Study: Racial bias declined during the Black Lives Matter movement — but not during Obama’s presidency

A new study provides evidence that racism in the United States declined during the Black Lives Matter movement, especially among Whites.

The findings, which were recently published in the Personality and Social Psychology Bulletin, suggest that anti-racist social movements can transform people’s attitudes and reduce racial bias.

“The Black Lives Matter marches are some of the most inspiring demonstrations that we’ve seen and participated in over the past several years,” said Jeremy Sawyer of City University of New York and Anup Gampa of the University of Virginia, the two authors of the study.

“We wondered what impact this mass movement against institutional racism might have on the American psyche. We know that the Civil Rights movement radically transformed racial attitudes in the U.S, and we wanted to know if this new movement could do something similar. Our society fosters racial bias in many ways, and we wondered if an anti-racist movement could change not only overt racial attitudes, but also more automatic racial biases that we can absorb without being fully aware of it.”

The researchers analyzed data from more than 1.3 million Black and White participants who completed the Race Implicit Association (RAI) Test at Harvard’s Project Implicit website between January 1, 2009 and June 30, 2016.

The test measured participants’ implicit and explicit racial biases. Implicit biases refer to unconscious positive and negative associations people make with different races, while explicit biases are attitudes that people consciously express.

The researchers found that pro-White implicit bias was on the rise during the Obama administration, but started to decline after the beginning of the Black Lives Matter movement in 2013.

“Our study demonstrates that while overall racial bias in the U.S. was not reduced by the first four years of the Obama presidency, both implicit and explicit racial bias did decrease during the Black Lives Matter movement,” Sawyer and Gampa told PsyPost.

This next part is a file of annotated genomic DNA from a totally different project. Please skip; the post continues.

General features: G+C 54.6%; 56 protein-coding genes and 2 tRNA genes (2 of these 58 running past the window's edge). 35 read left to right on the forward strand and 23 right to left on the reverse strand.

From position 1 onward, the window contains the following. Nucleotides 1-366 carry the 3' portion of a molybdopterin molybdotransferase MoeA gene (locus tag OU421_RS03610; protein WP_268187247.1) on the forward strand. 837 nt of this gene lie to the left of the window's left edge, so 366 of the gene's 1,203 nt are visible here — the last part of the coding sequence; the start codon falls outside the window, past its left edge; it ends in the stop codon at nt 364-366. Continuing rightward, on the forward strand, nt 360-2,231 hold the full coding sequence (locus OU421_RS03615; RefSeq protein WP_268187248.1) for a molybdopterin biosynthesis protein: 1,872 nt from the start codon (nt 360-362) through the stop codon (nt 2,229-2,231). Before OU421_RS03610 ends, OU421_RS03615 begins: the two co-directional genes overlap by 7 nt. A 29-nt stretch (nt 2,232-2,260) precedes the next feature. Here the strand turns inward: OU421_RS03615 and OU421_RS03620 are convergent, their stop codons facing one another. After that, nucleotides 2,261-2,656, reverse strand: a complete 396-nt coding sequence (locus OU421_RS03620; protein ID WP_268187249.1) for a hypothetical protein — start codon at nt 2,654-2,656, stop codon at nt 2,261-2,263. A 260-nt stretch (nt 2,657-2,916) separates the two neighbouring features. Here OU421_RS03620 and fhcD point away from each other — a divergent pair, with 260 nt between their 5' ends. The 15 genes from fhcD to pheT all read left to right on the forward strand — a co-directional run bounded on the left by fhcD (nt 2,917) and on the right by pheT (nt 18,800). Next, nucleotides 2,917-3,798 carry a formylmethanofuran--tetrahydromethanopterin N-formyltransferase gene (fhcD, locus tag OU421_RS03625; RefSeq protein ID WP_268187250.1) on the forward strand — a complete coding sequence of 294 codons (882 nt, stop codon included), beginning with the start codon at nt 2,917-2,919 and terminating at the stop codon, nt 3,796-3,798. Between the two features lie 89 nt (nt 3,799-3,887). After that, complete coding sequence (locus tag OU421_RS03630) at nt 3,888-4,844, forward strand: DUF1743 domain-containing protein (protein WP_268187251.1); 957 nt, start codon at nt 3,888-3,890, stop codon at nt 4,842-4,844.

“The beginning of Black Lives Matter coincided with a shift from rising pro-White bias to declining pro-White bias, with additional decreases in bias during periods when the movement was most active in the streets and most visible in the media,” the researchers added.

This change occurred mostly among Whites. Implicit attitudes among the Black participants showed relatively little change. However, Blacks’ explicit attitudes did become less pro-Black as the movement rose to prominence, suggesting both Whites and Blacks moved to more neutral, egalitarian positions.

“We think our study echoes the lessons of U.S. history, in that institutional racism and racist attitudes have been most effectively challenged by mass movements. For example, it took a Civil War to end slavery, and a Civil Rights movement to end legal segregation and racial discrimination,” Sawyer and Gampa remarked.

The researchers controlled for a number of demographic variables, including age, race, Latino ethnicity status, education, political ideology, and gender. But the study, like all research, has limitations.

“The size of the attitude changes we found are relatively small, and an overall pro-White bias remains in our society. We also can’t rule out the possibility that people who were less biased were more likely to take the IAT during BLM,” Sawyer and Gampa said.

“However, attitude changes occurred during high points of the Black Lives Matter movement, and rising pro-White bias in the years before the movement began to decline once the movement began. This evidence supports that idea that the Black Lives Matter movement played a role in these changes.”

“One question remaining to be answered is whether movements that win structural changes in society – like the Civil Rights movement – are more effective in changing attitudes than movements that do not yet have such concrete victories, like Black Lives Matter,” the researchers said. “Finally, our study shows changes in racial attitudes, and future work should explore how this connects to behavior, including actively taking a stand against racism.”

The two researchers added that they don’t agree with political speculation that contends BLM has been counter-productive.

“In the last few years, the Black Lives Matter movement has been demonized by many on the right, and the political climate from the White House down has given confidence to white supremacists who are organizing and carrying out violence, including that in Charlottesville, VA,” they told PsyPost.

“Unfortunately, many liberals have concluded from these events that anti-racist social movements are counterproductive because they inevitably provoke a racist backlash. However, in the period we studied from 2013-2016, we found reductions in pro-White bias among Whites across the political spectrum, including those who identified as very conservative. This suggests to us that anti-racist social movements can have a progressive impact throughout society.”

“Furthermore, political movements have the capability to reach far more people than bias reduction trainings that focus on changing one mind at a time, without challenging the social conditions that give rise to racist ideas in the first place.”

The study was titled: “Implicit and Explicit Racial Attitudes Changed During Black Lives Matter“.